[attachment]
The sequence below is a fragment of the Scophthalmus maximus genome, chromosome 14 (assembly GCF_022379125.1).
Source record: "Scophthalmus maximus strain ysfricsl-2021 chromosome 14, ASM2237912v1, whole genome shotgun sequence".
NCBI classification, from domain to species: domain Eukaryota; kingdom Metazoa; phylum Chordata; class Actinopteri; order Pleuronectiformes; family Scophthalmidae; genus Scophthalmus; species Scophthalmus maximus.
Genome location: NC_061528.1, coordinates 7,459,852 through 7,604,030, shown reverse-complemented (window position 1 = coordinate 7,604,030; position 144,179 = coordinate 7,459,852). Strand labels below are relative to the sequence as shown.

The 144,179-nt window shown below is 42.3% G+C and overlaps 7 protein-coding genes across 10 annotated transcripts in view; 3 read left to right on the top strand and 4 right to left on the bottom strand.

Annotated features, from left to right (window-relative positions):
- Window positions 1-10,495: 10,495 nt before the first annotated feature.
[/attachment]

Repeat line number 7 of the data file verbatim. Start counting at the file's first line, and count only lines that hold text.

- Window positions 1-10,495: 10,495 nt before the first annotated feature.